One of the most enjoyable parts of fitness is seeing ourselves improve. For every single person in our gym (and the world), there was a day where they could not do a push-up or run a mile. Whether you accomplished those goals as a child, at 50, or are working on getting them for the first time, the achievements along the way and the end goal make the efforts you put in as an athlete all the more enjoyable!
There is a thing that looms over all of our heads though…is there a day where that stops? I mean NFL players retire, the elderly definitely don’t move as fast as they used to, and that dreaded knowledge of aging creeps into our minds. But, is there actually an age limit on getting stronger?
The Answers That Satisfy The Child In All of Us:
Well, at least my inner child.
The place where our heads usually go is more of the “when are we at our strongest?” And, while that answer is gonna be “it depends,” there are some markers that we can kind of go with.
For speed, the average sprinter in the Olympics is 26.2 years old in the past 2 events, while the oldest to ever medal is 40 years old! On top of that, Usain Bolt got his final gold medal at 31 years old.
For power we look to the sport of Strongman where the average age of an athlete is 30 years old and competitors can get all the way into their 50s before hanging up the wraps.
To cover the other side of power, the average power lifter is 34 years old with the oldest person to hit a competition lift was 100 year old (and yes they were from Florida).
While looking at these ages, it is pretty clear that our late 30s is where we peak on average, but it doesn’t mean that the strength is gone!
Let’s Talk Science
I’m you noticed a pattern in those ages we talked about, we tend to hit our peak power in our late 20s to early 30s. The reason being is that is around the time our production of testosterone starts to drop off. In-fact, the average adult loses 3-5% of their muscle mass every decade!
Now, take a moment to analyze what I just said. The production of testosterone drops off, it doesn’t stop! This is why you see athletes still able to compete well past that 50 year old mark!
Testosterone is a fantastic hormone that helps synthesize muscle in our bodies. The reduced production of this hormone just means that it takes longer to recover from activities and in turn makes it harder for us to build strength over time, since our muscle is synthesized during rest.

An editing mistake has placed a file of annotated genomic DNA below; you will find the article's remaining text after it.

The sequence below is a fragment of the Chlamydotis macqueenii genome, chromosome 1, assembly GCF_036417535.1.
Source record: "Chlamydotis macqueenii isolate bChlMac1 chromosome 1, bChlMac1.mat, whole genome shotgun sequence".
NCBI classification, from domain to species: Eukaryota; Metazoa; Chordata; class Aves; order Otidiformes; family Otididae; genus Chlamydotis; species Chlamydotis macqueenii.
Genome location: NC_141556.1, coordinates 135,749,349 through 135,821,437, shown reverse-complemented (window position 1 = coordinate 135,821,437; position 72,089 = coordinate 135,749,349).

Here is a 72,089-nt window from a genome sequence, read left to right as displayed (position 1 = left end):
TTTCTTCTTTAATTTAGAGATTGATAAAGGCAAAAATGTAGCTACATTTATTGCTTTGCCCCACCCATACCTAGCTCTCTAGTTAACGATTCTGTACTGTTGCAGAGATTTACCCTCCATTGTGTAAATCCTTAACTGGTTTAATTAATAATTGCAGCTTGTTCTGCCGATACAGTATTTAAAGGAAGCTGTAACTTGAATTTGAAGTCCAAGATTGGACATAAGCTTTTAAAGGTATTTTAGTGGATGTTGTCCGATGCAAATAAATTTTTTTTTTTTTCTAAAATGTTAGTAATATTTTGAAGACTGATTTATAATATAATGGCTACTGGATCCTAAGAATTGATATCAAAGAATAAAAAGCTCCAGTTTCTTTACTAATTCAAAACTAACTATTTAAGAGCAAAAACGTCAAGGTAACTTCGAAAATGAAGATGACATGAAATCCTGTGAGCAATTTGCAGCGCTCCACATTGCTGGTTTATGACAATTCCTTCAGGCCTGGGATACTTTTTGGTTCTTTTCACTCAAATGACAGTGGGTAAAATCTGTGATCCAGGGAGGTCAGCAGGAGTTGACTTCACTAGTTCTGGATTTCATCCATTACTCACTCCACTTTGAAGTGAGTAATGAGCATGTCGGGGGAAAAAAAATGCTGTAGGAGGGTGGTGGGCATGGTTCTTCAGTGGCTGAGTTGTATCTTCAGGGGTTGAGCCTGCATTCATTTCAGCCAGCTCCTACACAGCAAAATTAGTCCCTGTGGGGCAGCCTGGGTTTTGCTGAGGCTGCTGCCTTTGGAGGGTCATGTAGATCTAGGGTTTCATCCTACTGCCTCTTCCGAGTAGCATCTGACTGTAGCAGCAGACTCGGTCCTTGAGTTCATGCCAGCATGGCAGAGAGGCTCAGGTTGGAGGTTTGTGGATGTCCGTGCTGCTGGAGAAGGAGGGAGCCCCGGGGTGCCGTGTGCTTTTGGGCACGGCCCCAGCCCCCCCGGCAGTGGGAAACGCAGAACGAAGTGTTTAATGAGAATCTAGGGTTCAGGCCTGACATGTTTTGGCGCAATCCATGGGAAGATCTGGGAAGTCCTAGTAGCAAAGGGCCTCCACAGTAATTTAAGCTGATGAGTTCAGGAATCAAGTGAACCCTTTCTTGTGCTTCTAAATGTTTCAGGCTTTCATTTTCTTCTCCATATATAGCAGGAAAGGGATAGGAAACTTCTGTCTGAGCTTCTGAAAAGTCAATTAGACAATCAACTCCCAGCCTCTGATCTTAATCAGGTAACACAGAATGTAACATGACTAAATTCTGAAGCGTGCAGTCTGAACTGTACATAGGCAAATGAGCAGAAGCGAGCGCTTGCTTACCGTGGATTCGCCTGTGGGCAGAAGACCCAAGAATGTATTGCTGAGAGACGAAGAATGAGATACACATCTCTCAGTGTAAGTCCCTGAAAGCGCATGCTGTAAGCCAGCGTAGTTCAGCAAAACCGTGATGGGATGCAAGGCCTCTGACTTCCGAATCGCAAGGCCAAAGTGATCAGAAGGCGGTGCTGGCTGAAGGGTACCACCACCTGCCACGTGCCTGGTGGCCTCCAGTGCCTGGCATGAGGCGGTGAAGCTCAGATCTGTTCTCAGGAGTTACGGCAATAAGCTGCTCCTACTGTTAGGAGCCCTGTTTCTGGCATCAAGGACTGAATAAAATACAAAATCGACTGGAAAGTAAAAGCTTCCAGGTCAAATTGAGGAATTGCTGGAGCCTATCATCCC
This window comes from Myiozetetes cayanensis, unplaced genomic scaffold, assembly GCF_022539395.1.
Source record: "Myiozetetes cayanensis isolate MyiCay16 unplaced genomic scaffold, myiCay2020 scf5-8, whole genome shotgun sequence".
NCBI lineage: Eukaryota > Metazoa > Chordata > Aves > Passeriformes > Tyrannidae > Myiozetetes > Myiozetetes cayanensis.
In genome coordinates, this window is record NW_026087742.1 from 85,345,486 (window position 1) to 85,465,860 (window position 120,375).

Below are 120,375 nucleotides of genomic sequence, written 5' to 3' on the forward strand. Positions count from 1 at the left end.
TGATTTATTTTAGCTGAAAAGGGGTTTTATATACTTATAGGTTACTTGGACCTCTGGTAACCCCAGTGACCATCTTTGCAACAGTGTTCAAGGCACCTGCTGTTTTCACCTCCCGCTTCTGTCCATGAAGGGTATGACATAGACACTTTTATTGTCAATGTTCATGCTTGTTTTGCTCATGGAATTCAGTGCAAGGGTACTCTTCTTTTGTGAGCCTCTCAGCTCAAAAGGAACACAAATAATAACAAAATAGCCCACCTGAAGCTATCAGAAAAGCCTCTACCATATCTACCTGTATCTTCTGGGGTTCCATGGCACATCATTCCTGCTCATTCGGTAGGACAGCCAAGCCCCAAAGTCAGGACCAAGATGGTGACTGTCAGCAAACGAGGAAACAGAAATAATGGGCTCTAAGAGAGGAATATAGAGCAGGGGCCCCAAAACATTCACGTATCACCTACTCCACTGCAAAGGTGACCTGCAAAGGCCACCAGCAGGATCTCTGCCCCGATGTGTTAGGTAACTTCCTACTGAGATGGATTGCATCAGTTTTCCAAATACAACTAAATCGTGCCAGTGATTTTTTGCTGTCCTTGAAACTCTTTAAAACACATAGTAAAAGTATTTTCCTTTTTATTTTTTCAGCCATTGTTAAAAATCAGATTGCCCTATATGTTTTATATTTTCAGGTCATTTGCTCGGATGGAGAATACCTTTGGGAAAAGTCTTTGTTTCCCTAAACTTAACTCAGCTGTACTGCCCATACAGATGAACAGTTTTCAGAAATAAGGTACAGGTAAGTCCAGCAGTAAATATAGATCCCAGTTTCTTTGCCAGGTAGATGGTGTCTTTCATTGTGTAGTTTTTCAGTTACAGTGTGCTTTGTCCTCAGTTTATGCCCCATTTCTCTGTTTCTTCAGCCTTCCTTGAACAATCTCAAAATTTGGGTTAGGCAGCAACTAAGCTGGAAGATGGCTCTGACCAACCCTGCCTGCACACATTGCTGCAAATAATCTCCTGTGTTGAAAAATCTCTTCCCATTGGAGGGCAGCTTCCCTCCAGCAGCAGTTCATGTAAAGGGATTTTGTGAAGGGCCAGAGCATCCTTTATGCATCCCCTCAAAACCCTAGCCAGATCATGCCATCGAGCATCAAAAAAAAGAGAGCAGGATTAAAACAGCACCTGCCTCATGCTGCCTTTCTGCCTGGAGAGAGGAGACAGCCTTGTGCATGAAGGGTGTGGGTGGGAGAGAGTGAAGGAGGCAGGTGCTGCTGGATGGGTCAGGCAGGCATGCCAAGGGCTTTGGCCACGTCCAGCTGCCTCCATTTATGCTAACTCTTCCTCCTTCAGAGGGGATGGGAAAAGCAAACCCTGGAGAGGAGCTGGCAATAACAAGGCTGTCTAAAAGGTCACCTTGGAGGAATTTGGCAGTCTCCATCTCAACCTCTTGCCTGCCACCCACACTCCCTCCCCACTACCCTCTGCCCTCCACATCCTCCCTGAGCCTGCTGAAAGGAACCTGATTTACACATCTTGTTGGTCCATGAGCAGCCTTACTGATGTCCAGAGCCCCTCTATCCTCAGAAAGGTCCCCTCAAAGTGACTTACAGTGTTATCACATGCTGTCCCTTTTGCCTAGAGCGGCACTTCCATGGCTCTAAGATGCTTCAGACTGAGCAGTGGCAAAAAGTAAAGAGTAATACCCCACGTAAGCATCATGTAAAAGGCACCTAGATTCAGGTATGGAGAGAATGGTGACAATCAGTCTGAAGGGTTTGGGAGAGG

Another thing to note is our muscle fiber composition. Our muscles are made up of 3 different muscle fibers. Type 1 fibers (long distance and high repetition movement) are our most abundant fibers and the easiest to repair! Type 2a (workhorse strength; moving weight form point A to point B over time) would be our second most abundant on average and require a bit more time to recover as they are thicker muscle fibers than Type 1. Lastly, we have Type 2b fibers (explosive movements such as jumping, sprinting, and throwing), these are our largest muscle fibers and they run out of energy quite quickly; making them the hardest fibers to recover and rebuild. If you look at these muscle fibers and compare their uses to the actions needed to perform a sport, you can see why the age drop off is sooner for a sport like sprinting (running very fast for a short amount of time) than for a sport like strongman (moving large loads over the time span of a minute.
On top of this, since you can build type 2a muscle fibers more easily, you can build your lifting numbers over a much longer period of your life than something like sprinting. That’s why we have the phrase “Old-Man Strength!”
Strength Gains Are For All Ages
While we may say goodbye to our peak threshold for power at around the age of 30, that is really only a concern to elite athletes! The rest of us have other passions and goals that we rather pursue and we want to build strength to enjoy those passions to their fullest!
Even though our testosterone production slows over time, we still have it and plenty of it! All we have to do is perform strength building movements 3 or more times per week, like our athletes do here at Vegvisir, and focus on building a good recovery routine! (That means going to bed on time without distractions, sleeping 7-9 quality hours of sleep in a dark room, eating healthy, and taking time to enjoy life).
Over time that will result in strength gains! And, if one day you hit a plateau on one lift, that’s alright and is gonna happen! The beauty of CrossFit is that you can just focus on building strength in another movement and round out your fitness abilities!
If you prioritize your health and keep up your fitness routines, who knows, maybe it’ll be your grandchildren cheering you on as you become the first person to compete in a powerlifting meet at the age of 101!